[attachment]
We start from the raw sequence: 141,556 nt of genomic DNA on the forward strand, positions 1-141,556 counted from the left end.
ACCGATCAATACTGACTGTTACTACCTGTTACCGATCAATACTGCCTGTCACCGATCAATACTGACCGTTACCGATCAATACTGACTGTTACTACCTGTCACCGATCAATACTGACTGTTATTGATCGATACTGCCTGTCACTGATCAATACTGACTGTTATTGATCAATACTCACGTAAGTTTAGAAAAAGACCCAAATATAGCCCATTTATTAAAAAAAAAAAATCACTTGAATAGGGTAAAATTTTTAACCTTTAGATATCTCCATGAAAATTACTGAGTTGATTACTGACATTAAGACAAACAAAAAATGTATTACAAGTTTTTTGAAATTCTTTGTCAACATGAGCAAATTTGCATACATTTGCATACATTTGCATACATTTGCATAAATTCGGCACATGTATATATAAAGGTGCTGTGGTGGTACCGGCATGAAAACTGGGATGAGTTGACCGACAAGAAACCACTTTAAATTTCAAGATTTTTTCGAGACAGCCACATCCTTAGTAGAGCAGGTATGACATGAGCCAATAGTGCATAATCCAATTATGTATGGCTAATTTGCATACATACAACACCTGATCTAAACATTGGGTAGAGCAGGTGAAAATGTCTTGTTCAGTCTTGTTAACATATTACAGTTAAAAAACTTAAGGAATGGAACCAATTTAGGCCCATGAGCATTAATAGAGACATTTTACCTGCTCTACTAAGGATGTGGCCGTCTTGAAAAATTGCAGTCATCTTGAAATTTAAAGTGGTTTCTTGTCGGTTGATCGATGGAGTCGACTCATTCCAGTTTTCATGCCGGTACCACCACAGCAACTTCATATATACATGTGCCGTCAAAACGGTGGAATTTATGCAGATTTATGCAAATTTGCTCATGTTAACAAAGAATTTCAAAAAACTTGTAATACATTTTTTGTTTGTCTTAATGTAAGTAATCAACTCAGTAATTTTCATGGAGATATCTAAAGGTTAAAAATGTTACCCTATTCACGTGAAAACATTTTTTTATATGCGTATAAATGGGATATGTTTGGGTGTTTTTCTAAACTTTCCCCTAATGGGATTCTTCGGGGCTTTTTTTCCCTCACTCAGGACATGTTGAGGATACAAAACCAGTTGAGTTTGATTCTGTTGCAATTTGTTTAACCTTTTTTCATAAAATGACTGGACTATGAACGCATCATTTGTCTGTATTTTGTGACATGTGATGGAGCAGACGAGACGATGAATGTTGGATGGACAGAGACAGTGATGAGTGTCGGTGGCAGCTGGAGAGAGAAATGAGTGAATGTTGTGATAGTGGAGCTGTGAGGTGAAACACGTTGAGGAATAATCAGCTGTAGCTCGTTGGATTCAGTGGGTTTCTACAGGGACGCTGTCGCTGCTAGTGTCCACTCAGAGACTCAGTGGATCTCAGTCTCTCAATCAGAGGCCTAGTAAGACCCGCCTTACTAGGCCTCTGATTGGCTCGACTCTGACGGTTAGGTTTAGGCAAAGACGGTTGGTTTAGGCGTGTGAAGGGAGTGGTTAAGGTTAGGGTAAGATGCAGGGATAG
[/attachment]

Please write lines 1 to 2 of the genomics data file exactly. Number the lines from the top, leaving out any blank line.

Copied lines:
We start from the raw sequence: 141,556 nt of genomic DNA on the forward strand, positions 1-141,556 counted from the left end.
ACCGATCAATACTGACTGTTACTACCTGTTACCGATCAATACTGCCTGTCACCGATCAATACTGACCGTTACCGATCAATACTGACTGTTACTACCTGTCACCGATCAATACTGACTGTTATTGATCGATACTGCCTGTCACTGATCAATACTGACTGTTATTGATCAATACTCACGTAAGTTTAGAAAAAGACCCAAATATAGCCCATTTATTAAAAAAAAAAAATCACTTGAATAGGGTAAAATTTTTAACCTTTAGATATCTCCATGAAAATTACTGAGTTGATTACTGACATTAAGACAAACAAAAAATGTATTACAAGTTTTTTGAAATTCTTTGTCAACATGAGCAAATTTGCATACATTTGCATACATTTGCATACATTTGCATAAATTCGGCACATGTATATATAAAGGTGCTGTGGTGGTACCGGCATGAAAACTGGGATGAGTTGACCGACAAGAAACCACTTTAAATTTCAAGATTTTTTCGAGACAGCCACATCCTTAGTAGAGCAGGTATGACATGAGCCAATAGTGCATAATCCAATTATGTATGGCTAATTTGCATACATACAACACCTGATCTAAACATTGGGTAGAGCAGGTGAAAATGTCTTGTTCAGTCTTGTTAACATATTACAGTTAAAAAACTTAAGGAATGGAACCAATTTAGGCCCATGAGCATTAATAGAGACATTTTACCTGCTCTACTAAGGATGTGGCCGTCTTGAAAAATTGCAGTCATCTTGAAATTTAAAGTGGTTTCTTGTCGGTTGATCGATGGAGTCGACTCATTCCAGTTTTCATGCCGGTACCACCACAGCAACTTCATATATACATGTGCCGTCAAAACGGTGGAATTTATGCAGATTTATGCAAATTTGCTCATGTTAACAAAGAATTTCAAAAAACTTGTAATACATTTTTTGTTTGTCTTAATGTAAGTAATCAACTCAGTAATTTTCATGGAGATATCTAAAGGTTAAAAATGTTACCCTATTCACGTGAAAACATTTTTTTATATGCGTATAAATGGGATATGTTTGGGTGTTTTTCTAAACTTTCCCCTAATGGGATTCTTCGGGGCTTTTTTTCCCTCACTCAGGACATGTTGAGGATACAAAACCAGTTGAGTTTGATTCTGTTGCAATTTGTTTAACCTTTTTTCATAAAATGACTGGACTATGAACGCATCATTTGTCTGTATTTTGTGACATGTGATGGAGCAGACGAGACGATGAATGTTGGATGGACAGAGACAGTGATGAGTGTCGGTGGCAGCTGGAGAGAGAAATGAGTGAATGTTGTGATAGTGGAGCTGTGAGGTGAAACACGTTGAGGAATAATCAGCTGTAGCTCGTTGGATTCAGTGGGTTTCTACAGGGACGCTGTCGCTGCTAGTGTCCACTCAGAGACTCAGTGGATCTCAGTCTCTCAATCAGAGGCCTAGTAAGACCCGCCTTACTAGGCCTCTGATTGGCTCGACTCTGACGGTTAGGTTTAGGCAAAGACGGTTGGTTTAGGCGTGTGAAGGGAGTGGTTAAGGTTAGGGTAAGATGCAGGGATAG